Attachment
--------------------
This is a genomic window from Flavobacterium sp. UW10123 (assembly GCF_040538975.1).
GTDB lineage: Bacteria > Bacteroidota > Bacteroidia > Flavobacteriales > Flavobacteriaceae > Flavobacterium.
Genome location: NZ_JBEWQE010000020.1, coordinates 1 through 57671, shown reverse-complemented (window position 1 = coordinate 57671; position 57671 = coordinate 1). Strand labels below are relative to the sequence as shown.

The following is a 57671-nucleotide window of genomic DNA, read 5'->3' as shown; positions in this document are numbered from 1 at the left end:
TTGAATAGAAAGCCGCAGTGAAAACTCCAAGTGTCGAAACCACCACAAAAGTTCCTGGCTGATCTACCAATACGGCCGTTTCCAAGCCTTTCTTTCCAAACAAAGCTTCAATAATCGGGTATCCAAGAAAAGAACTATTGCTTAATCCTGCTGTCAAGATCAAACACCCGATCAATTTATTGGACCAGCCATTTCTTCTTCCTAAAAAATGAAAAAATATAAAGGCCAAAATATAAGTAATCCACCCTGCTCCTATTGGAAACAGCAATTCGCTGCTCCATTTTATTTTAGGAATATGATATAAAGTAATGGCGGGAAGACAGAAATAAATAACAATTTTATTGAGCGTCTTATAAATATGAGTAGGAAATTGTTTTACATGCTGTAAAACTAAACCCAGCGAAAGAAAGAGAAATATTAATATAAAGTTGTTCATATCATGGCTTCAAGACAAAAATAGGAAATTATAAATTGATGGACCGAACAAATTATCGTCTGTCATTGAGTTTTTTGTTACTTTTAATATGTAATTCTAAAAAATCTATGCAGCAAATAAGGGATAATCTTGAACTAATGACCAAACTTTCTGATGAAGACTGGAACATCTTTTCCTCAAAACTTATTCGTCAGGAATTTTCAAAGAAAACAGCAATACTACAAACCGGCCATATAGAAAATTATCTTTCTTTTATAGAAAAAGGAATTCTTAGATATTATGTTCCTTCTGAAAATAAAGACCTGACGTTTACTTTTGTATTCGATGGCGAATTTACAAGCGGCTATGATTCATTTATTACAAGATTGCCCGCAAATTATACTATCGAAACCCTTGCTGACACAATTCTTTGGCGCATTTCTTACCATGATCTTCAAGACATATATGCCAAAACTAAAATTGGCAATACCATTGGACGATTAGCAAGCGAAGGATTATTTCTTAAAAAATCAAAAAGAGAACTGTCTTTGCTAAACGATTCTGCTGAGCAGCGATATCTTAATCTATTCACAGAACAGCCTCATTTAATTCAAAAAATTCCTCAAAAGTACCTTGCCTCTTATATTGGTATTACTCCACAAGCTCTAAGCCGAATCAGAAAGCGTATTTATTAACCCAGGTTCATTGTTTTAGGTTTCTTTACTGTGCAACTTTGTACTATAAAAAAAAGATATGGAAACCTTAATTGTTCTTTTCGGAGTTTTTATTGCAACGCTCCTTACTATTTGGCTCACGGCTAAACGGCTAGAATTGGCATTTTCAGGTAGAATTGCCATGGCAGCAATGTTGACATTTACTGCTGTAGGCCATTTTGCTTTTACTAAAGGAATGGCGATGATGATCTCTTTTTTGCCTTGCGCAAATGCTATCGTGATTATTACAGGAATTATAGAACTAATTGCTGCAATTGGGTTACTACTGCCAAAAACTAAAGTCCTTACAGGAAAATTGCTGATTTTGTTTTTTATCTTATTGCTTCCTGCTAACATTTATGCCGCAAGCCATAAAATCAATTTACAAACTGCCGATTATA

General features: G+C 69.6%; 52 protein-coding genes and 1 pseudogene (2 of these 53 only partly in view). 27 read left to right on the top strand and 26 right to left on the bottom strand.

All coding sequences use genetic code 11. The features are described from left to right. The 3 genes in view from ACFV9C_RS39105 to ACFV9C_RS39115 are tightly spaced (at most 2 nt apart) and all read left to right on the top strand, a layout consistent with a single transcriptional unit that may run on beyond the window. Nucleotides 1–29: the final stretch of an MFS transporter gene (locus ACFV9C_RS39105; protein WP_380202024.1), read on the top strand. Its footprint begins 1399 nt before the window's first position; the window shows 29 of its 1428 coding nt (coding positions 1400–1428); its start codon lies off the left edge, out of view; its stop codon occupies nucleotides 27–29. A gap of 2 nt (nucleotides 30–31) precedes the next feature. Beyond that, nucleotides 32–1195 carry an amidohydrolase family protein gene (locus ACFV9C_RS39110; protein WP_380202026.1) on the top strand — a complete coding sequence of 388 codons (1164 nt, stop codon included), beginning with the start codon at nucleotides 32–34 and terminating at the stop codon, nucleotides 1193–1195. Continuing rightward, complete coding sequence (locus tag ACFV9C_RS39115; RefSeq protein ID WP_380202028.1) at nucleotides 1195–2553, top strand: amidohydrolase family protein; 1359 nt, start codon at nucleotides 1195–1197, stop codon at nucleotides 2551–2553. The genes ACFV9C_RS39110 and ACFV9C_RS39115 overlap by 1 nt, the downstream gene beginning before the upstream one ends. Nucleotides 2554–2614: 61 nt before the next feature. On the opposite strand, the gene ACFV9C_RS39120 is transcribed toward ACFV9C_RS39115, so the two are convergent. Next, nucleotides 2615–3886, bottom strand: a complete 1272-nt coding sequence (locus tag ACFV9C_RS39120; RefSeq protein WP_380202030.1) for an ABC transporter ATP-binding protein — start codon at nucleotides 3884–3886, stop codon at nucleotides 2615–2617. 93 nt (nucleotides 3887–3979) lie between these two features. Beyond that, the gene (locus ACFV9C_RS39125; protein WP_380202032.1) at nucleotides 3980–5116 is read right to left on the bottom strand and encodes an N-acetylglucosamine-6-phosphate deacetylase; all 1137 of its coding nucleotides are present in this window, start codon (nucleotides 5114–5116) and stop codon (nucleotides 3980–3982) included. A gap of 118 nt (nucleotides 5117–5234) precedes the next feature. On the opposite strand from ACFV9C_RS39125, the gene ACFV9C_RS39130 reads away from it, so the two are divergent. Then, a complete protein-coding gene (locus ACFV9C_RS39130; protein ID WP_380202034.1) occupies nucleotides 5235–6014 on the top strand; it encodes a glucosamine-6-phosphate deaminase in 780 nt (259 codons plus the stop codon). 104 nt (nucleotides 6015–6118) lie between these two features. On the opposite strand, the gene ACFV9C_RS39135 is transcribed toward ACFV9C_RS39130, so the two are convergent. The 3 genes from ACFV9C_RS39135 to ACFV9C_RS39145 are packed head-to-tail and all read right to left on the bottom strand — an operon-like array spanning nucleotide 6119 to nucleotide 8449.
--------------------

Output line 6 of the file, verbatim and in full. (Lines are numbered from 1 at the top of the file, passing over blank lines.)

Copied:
General features: G+C 69.6%; 52 protein-coding genes and 1 pseudogene (2 of these 53 only partly in view). 27 read left to right on the top strand and 26 right to left on the bottom strand.